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Expert Point of View: Jane N. Winter, MD and Catherine Bollard, MBChB, MD


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Jane N. Winter, MD

Jane N. Winter, MD

Catherine Bollard, MBChB, MD

Catherine Bollard, MBChB, MD

Offering their thoughts on the study by Williams et al from the St. Jude Lifetime Cohort were Jane N. Winter, MD, Immediate Past President of the American Society of Hematology (ASH), and Catherine Bollard, MBChB, MD. Both moderated press briefings where the results were presented or discussed. Dr. Winter is Professor of Medicine at the Feinberg School of Medicine, Northwestern University, Chicago. Dr. Bollard is Director of the Center for Cancer & Immunology Research, Professor of Pediatrics, and Attending Physician at Children’s National Hospital and The George Washington University, Washington, DC.

“The treatment of Hodgkin lymphoma is one of hematology’s great success stories, with the vast majority of our patients cured by current therapies,” said Dr. Winter. “But despite trends to reduce the intensity of therapy and the use of radiotherapy in our treatment regimens, long-term survivors are at significant risk of heart and lung toxicities, second malignancies, and also cognitive impairment and premature mortality.”

“The investigators of this study found that survivors of childhood Hodgkin lymphoma showed evidence of epigenetic accelerated aging, based on the study of peripheral blood mononuclear cells. These findings also showed that early epigenetic aging was associated with significant neurocognitive deficits,” she said.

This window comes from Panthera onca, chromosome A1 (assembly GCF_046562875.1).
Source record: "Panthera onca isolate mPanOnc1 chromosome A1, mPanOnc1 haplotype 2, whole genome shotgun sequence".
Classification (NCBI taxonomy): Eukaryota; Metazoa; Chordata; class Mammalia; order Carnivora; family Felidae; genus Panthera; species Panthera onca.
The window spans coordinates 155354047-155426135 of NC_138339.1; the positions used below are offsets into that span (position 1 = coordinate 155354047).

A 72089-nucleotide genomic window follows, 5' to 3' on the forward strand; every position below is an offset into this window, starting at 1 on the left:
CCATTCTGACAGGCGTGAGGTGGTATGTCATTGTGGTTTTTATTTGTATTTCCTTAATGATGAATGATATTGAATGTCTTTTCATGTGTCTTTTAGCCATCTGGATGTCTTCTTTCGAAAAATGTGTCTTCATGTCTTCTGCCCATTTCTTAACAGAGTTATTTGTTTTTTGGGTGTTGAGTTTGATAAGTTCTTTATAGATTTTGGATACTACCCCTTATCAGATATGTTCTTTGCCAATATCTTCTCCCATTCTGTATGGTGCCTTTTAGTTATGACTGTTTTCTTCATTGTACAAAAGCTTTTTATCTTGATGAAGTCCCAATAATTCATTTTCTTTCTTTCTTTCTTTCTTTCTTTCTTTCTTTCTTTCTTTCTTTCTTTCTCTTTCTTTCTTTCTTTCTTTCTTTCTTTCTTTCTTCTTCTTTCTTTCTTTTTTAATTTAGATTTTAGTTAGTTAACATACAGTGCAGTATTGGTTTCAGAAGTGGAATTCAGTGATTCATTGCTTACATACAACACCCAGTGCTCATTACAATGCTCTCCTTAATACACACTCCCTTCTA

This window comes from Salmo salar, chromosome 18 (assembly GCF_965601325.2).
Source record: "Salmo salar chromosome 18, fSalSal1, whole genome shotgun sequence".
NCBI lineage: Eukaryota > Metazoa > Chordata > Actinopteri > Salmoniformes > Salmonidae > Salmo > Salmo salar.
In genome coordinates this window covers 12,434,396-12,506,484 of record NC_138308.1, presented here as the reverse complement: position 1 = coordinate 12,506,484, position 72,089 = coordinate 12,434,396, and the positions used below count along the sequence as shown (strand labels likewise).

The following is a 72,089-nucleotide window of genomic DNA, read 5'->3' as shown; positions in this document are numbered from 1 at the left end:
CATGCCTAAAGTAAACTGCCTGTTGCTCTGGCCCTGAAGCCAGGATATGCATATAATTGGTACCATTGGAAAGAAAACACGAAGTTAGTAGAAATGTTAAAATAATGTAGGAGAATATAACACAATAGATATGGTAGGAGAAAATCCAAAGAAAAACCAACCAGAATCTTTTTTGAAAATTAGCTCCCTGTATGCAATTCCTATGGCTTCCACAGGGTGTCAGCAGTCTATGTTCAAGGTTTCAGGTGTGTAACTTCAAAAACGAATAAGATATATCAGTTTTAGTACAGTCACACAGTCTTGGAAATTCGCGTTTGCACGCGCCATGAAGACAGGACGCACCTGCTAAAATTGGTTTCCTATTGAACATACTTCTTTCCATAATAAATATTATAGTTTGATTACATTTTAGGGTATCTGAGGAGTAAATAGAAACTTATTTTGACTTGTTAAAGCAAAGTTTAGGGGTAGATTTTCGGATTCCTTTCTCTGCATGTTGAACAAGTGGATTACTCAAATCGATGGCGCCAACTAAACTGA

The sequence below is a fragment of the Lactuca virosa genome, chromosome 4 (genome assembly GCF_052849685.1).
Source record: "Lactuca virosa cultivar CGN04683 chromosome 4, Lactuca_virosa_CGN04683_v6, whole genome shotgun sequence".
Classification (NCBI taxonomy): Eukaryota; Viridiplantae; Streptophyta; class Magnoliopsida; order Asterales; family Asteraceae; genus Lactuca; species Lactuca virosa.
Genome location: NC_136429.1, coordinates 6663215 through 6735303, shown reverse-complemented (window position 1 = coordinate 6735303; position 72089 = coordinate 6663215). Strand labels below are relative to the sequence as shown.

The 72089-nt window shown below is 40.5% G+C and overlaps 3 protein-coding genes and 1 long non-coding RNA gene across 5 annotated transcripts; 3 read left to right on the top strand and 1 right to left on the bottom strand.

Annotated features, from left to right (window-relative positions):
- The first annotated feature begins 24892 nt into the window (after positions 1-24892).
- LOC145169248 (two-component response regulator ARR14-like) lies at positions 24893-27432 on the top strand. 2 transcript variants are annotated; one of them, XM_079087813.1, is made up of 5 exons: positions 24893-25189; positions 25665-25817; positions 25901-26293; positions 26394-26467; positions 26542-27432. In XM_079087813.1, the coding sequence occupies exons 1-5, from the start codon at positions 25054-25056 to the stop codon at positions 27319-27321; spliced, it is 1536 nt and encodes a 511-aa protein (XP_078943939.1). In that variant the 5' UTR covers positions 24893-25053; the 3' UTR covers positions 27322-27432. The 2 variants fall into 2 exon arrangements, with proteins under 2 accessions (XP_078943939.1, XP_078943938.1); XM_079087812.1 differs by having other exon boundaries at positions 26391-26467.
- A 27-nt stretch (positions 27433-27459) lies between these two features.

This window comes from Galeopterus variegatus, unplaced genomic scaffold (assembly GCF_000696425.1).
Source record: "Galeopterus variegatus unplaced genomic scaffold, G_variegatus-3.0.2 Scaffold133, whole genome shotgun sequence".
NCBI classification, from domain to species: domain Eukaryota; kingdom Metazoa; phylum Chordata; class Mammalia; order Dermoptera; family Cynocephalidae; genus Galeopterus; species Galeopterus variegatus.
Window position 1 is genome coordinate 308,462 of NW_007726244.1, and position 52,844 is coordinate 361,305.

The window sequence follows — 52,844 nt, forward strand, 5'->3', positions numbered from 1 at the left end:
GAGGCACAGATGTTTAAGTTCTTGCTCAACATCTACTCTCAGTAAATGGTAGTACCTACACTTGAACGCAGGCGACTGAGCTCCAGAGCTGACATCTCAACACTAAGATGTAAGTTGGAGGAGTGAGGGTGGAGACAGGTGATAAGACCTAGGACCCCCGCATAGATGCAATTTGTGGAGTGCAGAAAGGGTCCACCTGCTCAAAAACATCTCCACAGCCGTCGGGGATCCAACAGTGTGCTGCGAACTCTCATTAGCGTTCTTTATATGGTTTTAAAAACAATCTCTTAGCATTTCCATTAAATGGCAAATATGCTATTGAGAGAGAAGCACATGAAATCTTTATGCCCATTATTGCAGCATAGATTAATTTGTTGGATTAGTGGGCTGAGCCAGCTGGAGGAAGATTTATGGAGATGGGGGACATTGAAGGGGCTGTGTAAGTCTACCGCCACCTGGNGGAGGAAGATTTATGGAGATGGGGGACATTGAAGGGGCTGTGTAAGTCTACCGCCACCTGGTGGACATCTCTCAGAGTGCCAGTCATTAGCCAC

This topic has long been important to Dr. Winter, who has devoted much of her career to advocating for less intensive and less toxic treatments. “We have been aware of the long-term consequences of mediastinal radiation including breast cancer and cardiac issues, but now Dr. Williams and colleagues are shedding light on the neurocognitive deficits I think are underappreciated. We are talking about a population of patients we can cure, only to see them develop neurocognitive deficits later. Being able to screen for this effect of our treatment and perhaps develop strategies to prevent it or deal with it will have wide applicability. If we can get away with it, let’s do less,” proposed Dr. Winter.

Change in Practice Needed in Pediatrics

Dr. Bollard echoed Dr. Winters’ concerns about overtreatment of childhood Hodgkin lymphoma. “We are still giving combined radiation and chemotherapy to the majority of children with more advanced disease, and that is not what is happening in the treatment of adult Hodgkin lymphoma,” she noted.

“I would assert that, hopefully, we as pediatricians do change practice because these combination chemoradiation approaches do have this sort of ‘buildup’ of effects that could affect epigenetic age acceleration. With more immune-based therapies now available, in the future we may not even need radiation or chemotherapy. In 20 years, if we change our treatment practices, maybe these late adverse effects will no longer be seen,” Dr. Bollard concluded. 

DISCLOSURE: Dr. Winter has received research funding and honoraria from Merck. Her spouse has served on data and safety monitoring boards for Ariad, Takeda, Epizyme, and Novartis; and has served as a consultant to Novartis, CVS Caremark, Agios, Gilead, Janssen, and Actinium Pharma. Dr. Bollard is a scientific cofounder and scientific advisory board member for Catamaran Bio and Mana Therapeutics; serves on the Board of Directors of Cabaletta Bio; owns stock in NexImmune and Repertoire Immune Medicine; serves on the data and safety monitoring board for Sobi; and has served as a consultant to BMS, Pfizer, Roche, and Neogene Therapeutics.


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Many Survivors of Childhood Hodgkin Lymphoma Show Signs of Neurocognitive Impairment

Long-term follow-up of survivors of childhood Hodgkin lymphoma from the St. Jude Lifetime Cohort showed signs of “epigenetic accelerated aging,” and many of these survivors had signs of neurocognitive impairment by their late 30s, researchers reported at the 2022 American Society of Hematology...

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